OBG talks to Sheikh Abdulla bin Saoud Al Thani, Governor, Qatar Central Bank (QCB)

Sheikh Abdulla bin Saoud Al Thani, Governor, Qatar Central Bank (QCB)

Interview: Sheikh Abdulla bin Saoud Al Thani

What does the QCB’s new designation as the supreme authority for the financial services industry mean in terms of its regulatory oversight?

SHEIKH ABDULLA BIN SAOUD AL THANI: The new law empowers the QCB to be the supreme authority in regulating, developing and supervising the payments, and settlement and clearing systems in Qatar. The law also introduces important new provisions for addressing the licensing and supervision of insurance businesses, consumer protection, protection of credit information, client confidentiality, regulation of Islamic financial institutions, dispute settlement, merger and acquisition of financial institutions, and sanctions for illegal financial services activities. In view of the new regulation, the QCB, the Qatar Financial Markets Authority and the Qatar Financial Centre (QFC) Regulatory Authority are collaborating to harmonise Qatar’s financial regulatory framework and enhance its infrastructure, and to ensure that the payment and settlement systems are in line with international standards. Under the new law, insurance business, which was previously licensed by the Ministry of Economy and Commerce, has now come under the regulatory domain of the QCB for licensing, regulation and supervision. Moreover, QFC regulated firms would henceforth operate under the domestic payments and settlement system, which will help in reducing liquidly risk within the financial system.

To what degree will the QCB’s new responsibility to license and supervise insurance companies impact the performance of the industry?

SHEIKH ABDULLA: As the overall economy continues to expand, Qatar’s insurance sector is likely to register strong growth. The state’s comprehensive social security system that provides pensions and other support services has partly resulted in low insurance penetration in Qatar, as well as the fact that compulsory insurance in most segments is not mandated by law. This is expected to change with the recent announcement of the broadening of the mandatory insurance pool in the health sector. The QCB is in the process of setting up a separate insurance department and aims to frame a comprehensive set of regulations for the sector in line with international best practices. Efforts are under way to develop an effective and harmonised authorisation and supervision framework for insurance firms in consultation with the other regulatory agencies. In this regard, we would lay greater emphasis on governance, prudential standards, group supervision and macroprudential surveillance. All these factors would contribute towards a healthy business expansion of both domestic and foreign insurance firms in Qatar.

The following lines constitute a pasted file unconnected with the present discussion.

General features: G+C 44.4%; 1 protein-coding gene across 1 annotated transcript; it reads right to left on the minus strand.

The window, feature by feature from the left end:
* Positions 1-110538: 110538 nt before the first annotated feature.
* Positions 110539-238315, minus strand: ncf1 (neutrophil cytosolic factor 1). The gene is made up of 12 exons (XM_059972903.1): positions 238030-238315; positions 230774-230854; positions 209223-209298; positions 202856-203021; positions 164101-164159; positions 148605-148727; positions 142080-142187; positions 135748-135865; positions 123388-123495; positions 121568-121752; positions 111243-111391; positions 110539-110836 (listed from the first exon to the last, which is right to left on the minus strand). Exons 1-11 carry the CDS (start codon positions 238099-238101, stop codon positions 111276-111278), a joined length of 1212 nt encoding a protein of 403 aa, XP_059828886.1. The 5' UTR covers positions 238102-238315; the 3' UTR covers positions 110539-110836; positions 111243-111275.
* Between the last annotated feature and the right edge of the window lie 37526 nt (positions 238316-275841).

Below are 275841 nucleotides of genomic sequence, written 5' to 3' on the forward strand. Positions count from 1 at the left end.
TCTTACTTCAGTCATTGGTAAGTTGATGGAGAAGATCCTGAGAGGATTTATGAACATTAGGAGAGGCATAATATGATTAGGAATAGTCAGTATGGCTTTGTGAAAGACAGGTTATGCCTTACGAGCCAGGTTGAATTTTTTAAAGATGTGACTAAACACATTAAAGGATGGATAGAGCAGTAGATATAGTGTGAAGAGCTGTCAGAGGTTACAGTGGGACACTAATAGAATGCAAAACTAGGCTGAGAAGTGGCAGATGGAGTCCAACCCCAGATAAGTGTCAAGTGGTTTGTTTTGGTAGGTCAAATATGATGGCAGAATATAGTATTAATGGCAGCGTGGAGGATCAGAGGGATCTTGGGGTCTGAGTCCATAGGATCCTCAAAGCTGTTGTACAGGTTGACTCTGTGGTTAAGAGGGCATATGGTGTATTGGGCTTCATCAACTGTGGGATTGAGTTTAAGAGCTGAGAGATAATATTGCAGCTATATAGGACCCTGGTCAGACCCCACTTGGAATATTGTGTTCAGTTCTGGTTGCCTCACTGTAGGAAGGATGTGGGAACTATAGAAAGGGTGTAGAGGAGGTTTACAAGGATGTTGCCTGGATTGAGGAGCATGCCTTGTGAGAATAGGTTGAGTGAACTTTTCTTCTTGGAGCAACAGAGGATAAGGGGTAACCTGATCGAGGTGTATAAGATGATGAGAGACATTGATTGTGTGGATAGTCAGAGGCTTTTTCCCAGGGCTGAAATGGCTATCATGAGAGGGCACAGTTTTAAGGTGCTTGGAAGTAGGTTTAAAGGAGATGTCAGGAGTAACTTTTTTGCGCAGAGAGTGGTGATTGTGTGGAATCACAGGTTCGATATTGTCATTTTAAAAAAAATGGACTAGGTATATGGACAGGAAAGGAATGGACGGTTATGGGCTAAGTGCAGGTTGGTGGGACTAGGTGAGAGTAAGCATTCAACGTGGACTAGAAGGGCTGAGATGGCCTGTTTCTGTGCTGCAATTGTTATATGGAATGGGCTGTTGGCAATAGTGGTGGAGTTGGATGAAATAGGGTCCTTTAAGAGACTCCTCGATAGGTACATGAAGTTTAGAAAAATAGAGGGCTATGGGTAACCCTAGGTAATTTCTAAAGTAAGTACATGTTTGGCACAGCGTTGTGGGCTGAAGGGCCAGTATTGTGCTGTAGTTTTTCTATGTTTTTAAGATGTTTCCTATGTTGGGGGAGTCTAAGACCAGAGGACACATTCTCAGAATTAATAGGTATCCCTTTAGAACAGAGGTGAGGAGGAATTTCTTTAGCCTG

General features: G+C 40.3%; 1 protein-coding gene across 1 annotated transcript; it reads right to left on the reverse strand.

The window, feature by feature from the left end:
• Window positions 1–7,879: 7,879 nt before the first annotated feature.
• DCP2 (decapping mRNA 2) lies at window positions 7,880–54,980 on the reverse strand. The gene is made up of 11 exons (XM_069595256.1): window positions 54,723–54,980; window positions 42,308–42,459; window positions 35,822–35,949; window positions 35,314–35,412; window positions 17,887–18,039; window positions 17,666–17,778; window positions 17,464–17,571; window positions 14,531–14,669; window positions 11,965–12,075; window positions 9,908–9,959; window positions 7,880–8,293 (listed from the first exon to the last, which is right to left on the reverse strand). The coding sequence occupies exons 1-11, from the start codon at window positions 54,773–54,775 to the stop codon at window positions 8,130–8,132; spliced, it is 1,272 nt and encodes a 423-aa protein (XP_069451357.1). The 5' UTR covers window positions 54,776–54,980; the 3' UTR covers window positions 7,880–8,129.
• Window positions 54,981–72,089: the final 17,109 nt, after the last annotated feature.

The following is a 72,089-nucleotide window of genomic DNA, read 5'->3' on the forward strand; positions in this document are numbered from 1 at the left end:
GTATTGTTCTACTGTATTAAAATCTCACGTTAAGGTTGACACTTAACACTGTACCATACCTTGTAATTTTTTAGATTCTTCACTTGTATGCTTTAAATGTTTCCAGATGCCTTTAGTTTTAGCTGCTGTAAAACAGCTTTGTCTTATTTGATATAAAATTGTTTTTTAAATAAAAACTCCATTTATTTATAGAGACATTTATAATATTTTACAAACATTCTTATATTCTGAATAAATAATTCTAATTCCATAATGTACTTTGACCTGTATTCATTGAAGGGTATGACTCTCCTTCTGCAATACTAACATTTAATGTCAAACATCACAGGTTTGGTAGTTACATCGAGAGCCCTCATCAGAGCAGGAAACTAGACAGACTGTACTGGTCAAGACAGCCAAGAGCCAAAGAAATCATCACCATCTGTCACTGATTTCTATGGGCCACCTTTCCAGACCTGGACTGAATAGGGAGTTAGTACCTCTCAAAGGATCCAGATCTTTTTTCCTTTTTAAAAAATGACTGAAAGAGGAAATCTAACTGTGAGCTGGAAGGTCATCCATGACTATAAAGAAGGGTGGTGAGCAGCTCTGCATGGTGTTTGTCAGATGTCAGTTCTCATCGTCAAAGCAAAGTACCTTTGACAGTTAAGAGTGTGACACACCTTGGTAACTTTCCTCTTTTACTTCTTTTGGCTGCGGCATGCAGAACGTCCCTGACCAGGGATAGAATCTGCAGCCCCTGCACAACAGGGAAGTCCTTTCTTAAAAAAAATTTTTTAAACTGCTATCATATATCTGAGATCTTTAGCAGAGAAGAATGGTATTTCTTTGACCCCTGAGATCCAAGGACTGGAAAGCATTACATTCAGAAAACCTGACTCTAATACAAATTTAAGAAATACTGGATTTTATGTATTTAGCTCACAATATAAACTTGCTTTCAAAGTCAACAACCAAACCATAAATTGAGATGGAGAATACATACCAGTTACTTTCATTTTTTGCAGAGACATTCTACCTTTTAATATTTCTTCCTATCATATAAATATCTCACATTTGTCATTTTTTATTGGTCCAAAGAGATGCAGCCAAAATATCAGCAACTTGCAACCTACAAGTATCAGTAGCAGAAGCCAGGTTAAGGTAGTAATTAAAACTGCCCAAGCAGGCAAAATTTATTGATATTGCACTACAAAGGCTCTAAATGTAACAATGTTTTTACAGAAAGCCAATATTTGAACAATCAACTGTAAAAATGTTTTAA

What is the rationale for Qatar maintaining a currency peg to the US dollar? Under what conditions might a break from the peg be considered?

SHEIKH ABDULLA: Qatar’s decision to keep its exchange rate pegged to the US dollar is based on key considerations that encompass the economic realities of the country. The dollar peg provides a credible anchor for our monetary policy as almost all of Qatar’s export contracts and invoicing are done in the US dollar. Thus, a stable exchange rate renders stability to our foreign export earnings, the main component of government revenue. Moreover, for most of the period in which the peg has been maintained, the Qatari economy has benefitted from the stable economic environment in the US. Notwithstanding the fluctuations in the value of the dollar against other major currencies in recent years, the impact of such exchange rate changes on external trade is relatively small given the low share of nonoil exports in Qatar’s total trade. As such, we continue to reiterate our faith in the dollar peg.

With our emphasis on greater economic diversification, we aspire to develop the non-hydrocarbons sector over a period of time so as to reduce our reliance on hydrocarbons revenues in future. Our financial markets would have to deepen and develop further in order to provide the appropriate instruments for hedging of risk in a more flexible exchange rate environment.

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The Report: Qatar 2014

Banking chapter from The Report: Qatar 2014

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